“Weak transit hurts working class,” claims an article in the Portland Tribune. “Communities of color, lower-income communities and English language learners have moved farther from city centers due to rising rents, and into high-crash corridors,” reports the article. “These community members are injured and killed in pedestrian crashes at a higher rate than white, higher-income urbanites.”
What the article doesn’t say is that the reason why low-income people were pushed out of their rented, single-family homes near the city center is because Portland’s urban-growth boundary prevented the construction of affordable new single-family homes on the urban fringes. This forced middle-class families to buy single-family homes in the city, evicting the renters.
Those renters then moved into high-density transit-oriented developments built along Portland’s light-rail line. Since those developments tend to be built on busy streets, the streets are more dangerous to pedestrians than the local streets where their former single-family homes are located. Thus, Portland’s transit dreams are the cause, not the solution, to this problem.
The article also quotes a member of the region’s policy advisory committee who said it took him an hour and 45 minutes to get to the committee meeting by transit. He added that it is a “working-class issue” to have access to transit.
Why is this a working-class issue? According to table B08141 of the 2016 American Community Survey, only 3.3 percent of workers in the Portland urban area live in households without cars. Of those, 16.6 percent drive alone to work and another 4.1 percent carpool. Only 41.3 percent take transit. That’s fewer than 14,000 people out of more than 1 million workers. There are a lot more than 14,000 working-class people in Portland, and most of them have found better ways to get around than by transit.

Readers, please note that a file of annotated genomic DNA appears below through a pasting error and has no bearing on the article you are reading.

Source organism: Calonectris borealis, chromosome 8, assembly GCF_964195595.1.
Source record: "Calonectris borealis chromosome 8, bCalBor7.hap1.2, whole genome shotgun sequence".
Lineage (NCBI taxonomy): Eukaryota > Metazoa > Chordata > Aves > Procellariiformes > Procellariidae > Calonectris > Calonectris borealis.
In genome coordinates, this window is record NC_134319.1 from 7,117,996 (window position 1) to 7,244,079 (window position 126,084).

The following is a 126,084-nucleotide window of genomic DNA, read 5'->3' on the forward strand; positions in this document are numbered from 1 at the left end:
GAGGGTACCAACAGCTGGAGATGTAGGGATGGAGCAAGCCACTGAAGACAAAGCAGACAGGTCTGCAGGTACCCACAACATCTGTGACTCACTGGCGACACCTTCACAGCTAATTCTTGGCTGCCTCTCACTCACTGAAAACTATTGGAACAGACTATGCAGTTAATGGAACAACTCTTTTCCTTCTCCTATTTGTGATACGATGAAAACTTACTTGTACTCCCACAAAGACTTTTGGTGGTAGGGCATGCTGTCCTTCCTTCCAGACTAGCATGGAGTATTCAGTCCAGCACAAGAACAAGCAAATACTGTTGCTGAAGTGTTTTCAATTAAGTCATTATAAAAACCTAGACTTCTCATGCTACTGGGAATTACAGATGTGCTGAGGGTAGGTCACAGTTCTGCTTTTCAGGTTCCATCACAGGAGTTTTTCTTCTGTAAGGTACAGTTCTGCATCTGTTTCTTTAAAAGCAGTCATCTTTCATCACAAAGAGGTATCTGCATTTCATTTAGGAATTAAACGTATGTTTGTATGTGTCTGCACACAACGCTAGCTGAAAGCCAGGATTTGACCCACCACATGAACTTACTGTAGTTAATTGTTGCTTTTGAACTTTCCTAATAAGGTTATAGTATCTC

Naturally, no matter what the transportation problem, Portland transportation planners have the same solution they have used for the last fifty years: build a new light-rail line, then put more transit-oriented development along that line. The next line planners at Metro, Portland’s regional transportation agency, is the Southwest line, which would probably go to Tigard and Sherwood.
That’s not going to help the low-income “working-class” people mentioned above at all, as most of them live on Portland’s east side. Nor does Portland have the money for the project, which is expected to cost $2 billion or more than $230 million a mile. Even if the federal government keeps funding light rail, which isn’t certain, Metro would have to go to Portland-area voters in 2018 or 2020 to get the local matching funds, and those voters rejected transit funding the last couple of times it was on the ballot.
Metro has already decided not to put the measure on the ballot in 2018, probably because polling shows it would lose. But they have to get it passed by 2020 to keep to their timeline of finishing the project by 2027.
Currently, Metro is writing an environmental impact statement for the project. The “full range” of alternatives that will be considered include several different routings for the line, but no alternative would use buses instead of rail. This is supposedly because buses don’t have the capacity to move as many people as rail.
That’s, of course, crazy. The XBL lane in the Lincoln Tunnel under the Hudson River, shown above, can move as many as 700 buses per hour. The buses used there are standard motorcoaches with about 55 seats and standing room for another 20. Thus, the capacity of that lane is 52,500 people per hour. In actual practice, the lane typically moves about 30,000 people per hour during the peak hour of the day. This is probably three times as many people as Portland’s busiest light-rail line has ever moved in the busiest hour of its existence.
The real reason why planners want light rail and not buses is because they ruined Portland’s downtown bus mall by putting light rail on it. The downtown bus mall had a very high capacity for moving buses, but when light rail was added, it actually reduced the corridor’s capacity because the buses displaced by the rail could carry more people than the trains could.
Now they have a light-rail line on the mall that simply loops around and goes the other way at the south end. Spending $2 billion or more on a Southwest line gives them an opportunity to send trains another dozen or so miles before turning around, thus not adding more traffic to the mall.
In short, Portland transportation planners have quite deliberately worked themselves into a corner in which the only viable solution is the one that was obsolete decades before Portland built its first rail line.
Needless to say, transit ridership is declining in Portland just as it is almost everywhere else. If they are lucky, they will still have a few riders when they get done building the new line. But they probably don’t particularly care, since the goal is to build it, and then build high-density development along the route, not to actually move people or relieve congestion.